Faculty Articles

O te peinas, o te haces rolos: Intersectional discrimination, identity conflict, and mental health among Latinx sexual minoritized adults.

Document Type

Article

Publication Date

9-4-2023

Publication Title

Cultural Diversity & Ethnic Minority Psychology

ISSN or ISBN

1939-0106

ISSN

1939-0106

Abstract/Excerpt

OBJECTIVES: People of color with minoritized sexual identities (e.g., lesbian, gay, bisexual, queer) experience identity-based challenges from outside and within their communities. Through the integrative lens of minority stress theory and intersectionality, the present study examined identity conflict, also known as conflicts in allegiances-the perceived incongruence between one's sexual and ethnic identities-as a statistical mediator of the association between intersectional discrimination (heterosexist discrimination experienced within the Latinx community and ethnic discrimination experienced within the lesbian, gay, bisexual, transgender, and queer [LGBTQ +] community) and mental health outcomes (depression and anxiety).

METHOD: A cross-sectional sample of 452 Latinx sexual minoritized adults living in the United States participated in the study. The PROCESS macro (Model 4; Hayes, 2018) was used to test the hypothesis that heterosexist discrimination experienced within the Latinx community and ethnic discrimination experienced within the LGBTQ + community are associated with depression and anxiety indirectly through identity conflict. In each mediation model, outness to family was included as a covariate, along with participant age, education, generation status, and language preference.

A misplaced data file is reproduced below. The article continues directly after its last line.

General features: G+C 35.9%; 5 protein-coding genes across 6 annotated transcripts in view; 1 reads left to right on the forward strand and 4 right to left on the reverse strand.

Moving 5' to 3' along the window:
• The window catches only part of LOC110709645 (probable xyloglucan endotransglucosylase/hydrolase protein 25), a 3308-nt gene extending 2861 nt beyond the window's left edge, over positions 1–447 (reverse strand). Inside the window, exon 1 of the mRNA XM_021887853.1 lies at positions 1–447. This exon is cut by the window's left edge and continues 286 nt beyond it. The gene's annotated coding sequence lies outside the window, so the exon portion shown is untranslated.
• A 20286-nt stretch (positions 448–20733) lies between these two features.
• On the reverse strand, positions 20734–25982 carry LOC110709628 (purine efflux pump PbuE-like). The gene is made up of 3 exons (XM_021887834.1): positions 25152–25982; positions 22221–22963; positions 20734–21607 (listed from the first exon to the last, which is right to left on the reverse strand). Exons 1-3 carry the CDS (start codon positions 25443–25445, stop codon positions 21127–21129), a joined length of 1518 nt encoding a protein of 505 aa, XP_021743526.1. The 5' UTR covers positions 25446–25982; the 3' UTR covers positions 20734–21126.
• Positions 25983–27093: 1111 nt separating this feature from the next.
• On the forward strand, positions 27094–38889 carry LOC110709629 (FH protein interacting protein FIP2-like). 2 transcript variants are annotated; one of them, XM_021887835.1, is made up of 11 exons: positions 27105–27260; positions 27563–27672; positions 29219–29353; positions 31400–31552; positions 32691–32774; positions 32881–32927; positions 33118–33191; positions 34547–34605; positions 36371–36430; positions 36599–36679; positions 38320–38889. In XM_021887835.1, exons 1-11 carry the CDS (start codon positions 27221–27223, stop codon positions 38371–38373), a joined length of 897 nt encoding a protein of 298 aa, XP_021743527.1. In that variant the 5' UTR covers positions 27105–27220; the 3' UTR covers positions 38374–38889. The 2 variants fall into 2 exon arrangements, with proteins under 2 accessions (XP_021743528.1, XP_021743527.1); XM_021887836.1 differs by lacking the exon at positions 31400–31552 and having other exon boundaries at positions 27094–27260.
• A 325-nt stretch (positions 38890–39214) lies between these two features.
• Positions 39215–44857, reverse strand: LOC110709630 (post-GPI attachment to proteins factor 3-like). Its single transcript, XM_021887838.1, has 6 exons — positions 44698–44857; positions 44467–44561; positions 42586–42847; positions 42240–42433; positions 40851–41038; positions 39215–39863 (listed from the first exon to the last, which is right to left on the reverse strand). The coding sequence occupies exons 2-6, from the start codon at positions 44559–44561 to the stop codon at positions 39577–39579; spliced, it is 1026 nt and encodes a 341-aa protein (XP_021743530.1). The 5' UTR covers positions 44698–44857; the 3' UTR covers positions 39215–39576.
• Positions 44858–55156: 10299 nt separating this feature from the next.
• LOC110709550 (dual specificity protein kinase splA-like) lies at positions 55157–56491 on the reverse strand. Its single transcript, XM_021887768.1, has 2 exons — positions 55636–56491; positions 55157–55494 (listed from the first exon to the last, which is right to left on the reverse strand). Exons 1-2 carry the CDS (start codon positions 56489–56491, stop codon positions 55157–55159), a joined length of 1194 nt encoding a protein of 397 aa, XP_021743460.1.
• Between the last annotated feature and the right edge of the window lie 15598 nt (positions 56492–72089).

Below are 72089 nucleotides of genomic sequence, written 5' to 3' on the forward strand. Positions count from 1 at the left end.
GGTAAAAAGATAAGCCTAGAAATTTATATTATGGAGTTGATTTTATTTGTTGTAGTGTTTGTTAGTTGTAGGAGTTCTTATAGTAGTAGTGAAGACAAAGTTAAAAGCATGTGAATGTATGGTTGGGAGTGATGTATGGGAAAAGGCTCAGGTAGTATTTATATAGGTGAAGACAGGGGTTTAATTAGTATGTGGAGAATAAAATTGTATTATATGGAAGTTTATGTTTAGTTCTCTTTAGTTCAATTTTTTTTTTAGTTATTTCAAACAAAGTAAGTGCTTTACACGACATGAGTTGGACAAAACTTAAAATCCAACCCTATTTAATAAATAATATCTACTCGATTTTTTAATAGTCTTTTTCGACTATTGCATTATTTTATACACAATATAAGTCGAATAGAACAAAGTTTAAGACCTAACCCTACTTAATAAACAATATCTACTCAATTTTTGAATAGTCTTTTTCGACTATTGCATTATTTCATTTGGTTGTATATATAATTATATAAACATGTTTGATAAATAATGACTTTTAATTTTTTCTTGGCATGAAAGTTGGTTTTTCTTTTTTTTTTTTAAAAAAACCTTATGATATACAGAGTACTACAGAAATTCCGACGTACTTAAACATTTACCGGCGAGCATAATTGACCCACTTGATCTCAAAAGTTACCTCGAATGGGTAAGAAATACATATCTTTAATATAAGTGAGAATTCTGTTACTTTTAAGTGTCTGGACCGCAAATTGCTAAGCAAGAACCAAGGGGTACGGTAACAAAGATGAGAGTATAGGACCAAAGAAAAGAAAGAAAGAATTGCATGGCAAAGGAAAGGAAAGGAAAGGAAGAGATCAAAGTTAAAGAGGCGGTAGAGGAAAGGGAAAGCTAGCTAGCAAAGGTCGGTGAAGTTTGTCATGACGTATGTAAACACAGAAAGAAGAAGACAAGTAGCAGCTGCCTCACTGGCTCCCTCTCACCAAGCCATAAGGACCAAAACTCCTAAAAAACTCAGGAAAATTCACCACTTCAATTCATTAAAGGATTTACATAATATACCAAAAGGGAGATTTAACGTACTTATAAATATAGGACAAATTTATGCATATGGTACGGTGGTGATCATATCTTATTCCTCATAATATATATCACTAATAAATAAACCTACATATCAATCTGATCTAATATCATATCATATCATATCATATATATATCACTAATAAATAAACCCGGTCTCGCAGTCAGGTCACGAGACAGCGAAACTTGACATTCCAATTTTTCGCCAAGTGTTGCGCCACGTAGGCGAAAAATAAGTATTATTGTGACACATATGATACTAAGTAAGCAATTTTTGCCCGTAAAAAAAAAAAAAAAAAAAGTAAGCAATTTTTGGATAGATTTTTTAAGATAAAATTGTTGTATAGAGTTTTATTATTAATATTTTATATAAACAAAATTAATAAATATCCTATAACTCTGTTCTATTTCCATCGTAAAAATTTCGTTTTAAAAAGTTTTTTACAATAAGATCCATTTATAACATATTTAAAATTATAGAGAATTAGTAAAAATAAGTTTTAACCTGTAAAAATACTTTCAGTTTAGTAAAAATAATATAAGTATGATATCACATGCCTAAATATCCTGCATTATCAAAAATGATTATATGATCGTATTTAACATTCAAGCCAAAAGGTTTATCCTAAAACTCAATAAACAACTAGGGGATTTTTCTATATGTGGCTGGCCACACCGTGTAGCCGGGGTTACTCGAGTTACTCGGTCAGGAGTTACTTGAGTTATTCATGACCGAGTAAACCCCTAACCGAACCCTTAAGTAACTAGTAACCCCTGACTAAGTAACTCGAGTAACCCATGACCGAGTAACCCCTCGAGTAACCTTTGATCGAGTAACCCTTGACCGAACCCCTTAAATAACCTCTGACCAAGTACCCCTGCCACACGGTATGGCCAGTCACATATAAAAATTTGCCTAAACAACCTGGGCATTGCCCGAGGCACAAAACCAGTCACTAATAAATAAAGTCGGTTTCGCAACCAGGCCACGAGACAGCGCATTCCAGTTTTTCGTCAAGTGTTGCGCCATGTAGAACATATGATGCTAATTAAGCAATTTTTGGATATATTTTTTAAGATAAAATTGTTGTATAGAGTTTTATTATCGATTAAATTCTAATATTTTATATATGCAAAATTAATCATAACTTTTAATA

RESULTS: Approximately 37% of participants had clinically significant depression scores and 54% had clinically significant anxiety scores. As expected, experiences of intersectional discrimination (i.e., Latinx heterosexist discrimination and LGBTQ + ethnic discrimination) were indirectly associated with depression and anxiety through higher levels of identity conflict.

CONCLUSIONS: Findings increase awareness of unique psychosocial factors that may underlie mental health inequities affecting Latinx adults with minoritized sexual identities. Such knowledge can facilitate the development of culturally responsive interventions that best support this diverse population by addressing intersectional minority stressors. (PsycInfo Database Record (c) 2023 APA, all rights reserved).

DOI

10.1037/cdp0000621

ORCID ID

0000-0001-7645-9836

Comments

Impact Statement

This study shows that experiences of sexual orientation-based discrimination within the Latinx community and experiences of ethnicity-based discrimination within the LGBTQ + community are related to feelings of incompatibility between one’s sexual and ethnic identities, depression, and anxiety among Latinx sexual minoritized adults. These findings pave the way for future research and interventions that are inclusive of diverse and intersecting identities; public health initiatives that aim to reduce identity-based challenges at the community level are encouraged. (PsycInfo Database Record (c) 2023 APA, all rights reserved)

PsycInfo Database Record (c) 2023 APA, all rights reserved

PubMed ID

37668577

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